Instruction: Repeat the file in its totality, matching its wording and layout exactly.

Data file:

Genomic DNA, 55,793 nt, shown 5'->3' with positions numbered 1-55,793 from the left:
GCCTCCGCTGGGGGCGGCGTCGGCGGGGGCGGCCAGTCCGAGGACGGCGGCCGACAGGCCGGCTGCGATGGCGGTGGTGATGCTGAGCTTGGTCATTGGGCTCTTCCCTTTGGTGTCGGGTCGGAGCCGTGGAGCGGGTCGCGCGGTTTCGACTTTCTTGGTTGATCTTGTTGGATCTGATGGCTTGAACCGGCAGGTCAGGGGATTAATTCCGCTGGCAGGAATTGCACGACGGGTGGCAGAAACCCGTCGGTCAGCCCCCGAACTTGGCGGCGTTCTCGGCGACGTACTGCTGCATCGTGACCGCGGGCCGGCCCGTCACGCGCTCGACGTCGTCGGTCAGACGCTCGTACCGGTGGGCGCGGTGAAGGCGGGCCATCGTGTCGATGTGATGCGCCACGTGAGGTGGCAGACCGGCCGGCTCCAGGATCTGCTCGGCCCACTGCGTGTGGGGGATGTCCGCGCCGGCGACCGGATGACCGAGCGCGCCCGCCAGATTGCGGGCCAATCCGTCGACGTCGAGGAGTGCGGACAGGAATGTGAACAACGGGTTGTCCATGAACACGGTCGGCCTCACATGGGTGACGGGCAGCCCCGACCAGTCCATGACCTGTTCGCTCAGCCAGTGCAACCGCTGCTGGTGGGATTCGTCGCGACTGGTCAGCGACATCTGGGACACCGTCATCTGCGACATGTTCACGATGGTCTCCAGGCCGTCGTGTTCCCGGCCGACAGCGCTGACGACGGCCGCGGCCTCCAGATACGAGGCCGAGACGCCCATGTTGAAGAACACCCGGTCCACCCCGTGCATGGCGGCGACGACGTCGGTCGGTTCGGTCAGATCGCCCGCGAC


Genomic DNA, 55,793 nt, shown 5'->3' with positions numbered 1-55,793 from the left:
GCCTCCGCTGGGGGCGGCGTCGGCGGGGGCGGCCAGTCCGAGGACGGCGGCCGACAGGCCGGCTGCGATGGCGGTGGTGATGCTGAGCTTGGTCATTGGGCTCTTCCCTTTGGTGTCGGGTCGGAGCCGTGGAGCGGGTCGCGCGGTTTCGACTTTCTTGGTTGATCTTGTTGGATCTGATGGCTTGAACCGGCAGGTCAGGGGATTAATTCCGCTGGCAGGAATTGCACGACGGGTGGCAGAAACCCGTCGGTCAGCCCCCGAACTTGGCGGCGTTCTCGGCGACGTACTGCTGCATCGTGACCGCGGGCCGGCCCGTCACGCGCTCGACGTCGTCGGTCAGACGCTCGTACCGGTGGGCGCGGTGAAGGCGGGCCATCGTGTCGATGTGATGCGCCACGTGAGGTGGCAGACCGGCCGGCTCCAGGATCTGCTCGGCCCACTGCGTGTGGGGGATGTCCGCGCCGGCGACCGGATGACCGAGCGCGCCCGCCAGATTGCGGGCCAATCCGTCGACGTCGAGGAGTGCGGACAGGAATGTGAACAACGGGTTGTCCATGAACACGGTCGGCCTCACATGGGTGACGGGCAGCCCCGACCAGTCCATGACCTGTTCGCTCAGCCAGTGCAACCGCTGCTGGTGGGATTCGTCGCGACTGGTCAGCGACATCTGGGACACCGTCATCTGCGACATGTTCACGATGGTCTCCAGGCCGTCGTGTTCCCGGCCGACAGCGCTGACGACGGCCGCGGCCTCCAGATACGAGGCCGAGACGCCCATGTTGAAGAACACCCGGTCCACCCCGTGCATGGCGGCGACGACGTCGGTCGGTTCGGTCAGATCGCCCGCGAC